Crack open the baguettes and slice up the saucisson. For Lanzarote is currently being subjected to a French invasion, according to the latest tourist figures just released by Lanzarote’s Centro de Datos. Whilst foreign tourism in general continues to boom.
According to these latest stats just over 40,000 French tourists have visited Lanzarote during the first six months of this year, so establishing our cross-channel cousins as the island’s fourth largest market, behind the UK, Germany and Eire. And foreign tourism on Lanzarote in general continues to really take off too, as visitor numbers are up by nearly 19% versus the first six months of 2013. With the British market booming – now well on course to record over one million tourist visits during 2014 for the first time ever.
As ever, we have our friends at Ryanair to thank for this current influx from France – in much the same way as they are already the driving force behind growth in most of the island’s main tourist markets, from the UK to Italy.
The low cost airline has recently started operating out of Paris Beauvais (which has about as much to do with the French capital as Stansted has to do with London). The airport is in fact based in Picardy, which is around an hour and twenty minutes from Paris by coach transfer, and has a stuck out in the sticks feel too it.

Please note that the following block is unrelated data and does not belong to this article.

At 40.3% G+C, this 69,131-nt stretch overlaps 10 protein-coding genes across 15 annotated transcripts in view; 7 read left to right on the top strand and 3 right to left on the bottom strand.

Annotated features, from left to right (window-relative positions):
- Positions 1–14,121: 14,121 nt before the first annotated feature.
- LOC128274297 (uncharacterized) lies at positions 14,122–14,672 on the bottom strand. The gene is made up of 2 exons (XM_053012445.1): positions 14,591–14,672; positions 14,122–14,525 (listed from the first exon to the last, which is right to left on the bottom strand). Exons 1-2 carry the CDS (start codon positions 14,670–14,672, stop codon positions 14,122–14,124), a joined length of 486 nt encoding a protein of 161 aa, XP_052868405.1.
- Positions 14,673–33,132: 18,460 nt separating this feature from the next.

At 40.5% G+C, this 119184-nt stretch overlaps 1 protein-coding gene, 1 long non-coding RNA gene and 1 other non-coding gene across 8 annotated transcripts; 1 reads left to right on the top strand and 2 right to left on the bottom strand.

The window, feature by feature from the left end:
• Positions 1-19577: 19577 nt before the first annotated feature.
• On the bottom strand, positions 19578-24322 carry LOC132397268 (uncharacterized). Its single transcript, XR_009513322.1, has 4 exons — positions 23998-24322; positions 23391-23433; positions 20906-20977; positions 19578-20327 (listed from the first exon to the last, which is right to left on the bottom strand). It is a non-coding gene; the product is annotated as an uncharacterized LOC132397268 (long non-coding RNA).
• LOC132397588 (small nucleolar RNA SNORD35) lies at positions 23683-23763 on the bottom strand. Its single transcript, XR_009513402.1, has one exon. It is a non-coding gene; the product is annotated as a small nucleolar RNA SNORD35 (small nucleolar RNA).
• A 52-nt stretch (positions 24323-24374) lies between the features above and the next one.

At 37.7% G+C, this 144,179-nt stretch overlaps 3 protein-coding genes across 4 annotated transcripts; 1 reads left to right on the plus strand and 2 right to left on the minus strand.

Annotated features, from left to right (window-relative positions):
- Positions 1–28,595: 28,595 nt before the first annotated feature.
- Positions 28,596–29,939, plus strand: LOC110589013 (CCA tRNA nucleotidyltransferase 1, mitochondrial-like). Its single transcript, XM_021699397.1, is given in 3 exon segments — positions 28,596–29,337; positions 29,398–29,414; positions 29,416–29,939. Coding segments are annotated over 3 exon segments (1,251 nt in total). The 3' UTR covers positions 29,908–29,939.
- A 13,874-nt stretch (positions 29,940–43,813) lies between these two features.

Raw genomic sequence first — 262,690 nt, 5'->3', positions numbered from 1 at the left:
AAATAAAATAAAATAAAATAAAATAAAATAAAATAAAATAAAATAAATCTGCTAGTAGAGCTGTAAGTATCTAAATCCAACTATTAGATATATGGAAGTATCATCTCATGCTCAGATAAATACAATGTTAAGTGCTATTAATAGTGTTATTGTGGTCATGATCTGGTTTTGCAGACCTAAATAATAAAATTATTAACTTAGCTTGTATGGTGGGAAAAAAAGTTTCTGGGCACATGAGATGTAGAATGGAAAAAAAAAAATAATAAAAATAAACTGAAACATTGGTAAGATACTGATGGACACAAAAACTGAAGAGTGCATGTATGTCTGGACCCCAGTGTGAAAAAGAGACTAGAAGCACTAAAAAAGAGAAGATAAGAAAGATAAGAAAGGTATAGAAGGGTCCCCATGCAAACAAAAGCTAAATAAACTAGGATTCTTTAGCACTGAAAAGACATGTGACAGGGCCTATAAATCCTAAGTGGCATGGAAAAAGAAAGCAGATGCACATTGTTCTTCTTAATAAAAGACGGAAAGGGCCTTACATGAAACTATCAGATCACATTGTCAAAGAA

On the upside however the prices are simply magnifique, with one way tickets from Lanzarote to Paris Beauvais starting from as little as 35 euros. And recent eye witness accounts confirm that these flights are as tightly packed with a wide range of affluent looking age groups as a goose on foie-gras, even on key French national holidays as Bastille Day. Which also helps to refute the oft held assumption that the French really only like to take holidays at home or on French speaking soil.
Rumours that local entrepreneurs are already running up sets of I Love Lanzarote berets and t-shirts may well be somewhat exaggerated. But it’s certainly reasonable to expect that local businesses will soon have to start catering more to the French, much as they already do for the Brits and Germans, with local restaurant menus in French becoming the norm. Whilst other services such as estate agents and excursion operators may well need to adapt by offering French language versions of their websites – as the French can of course be notoriously picky when it comes to all matters linguistic.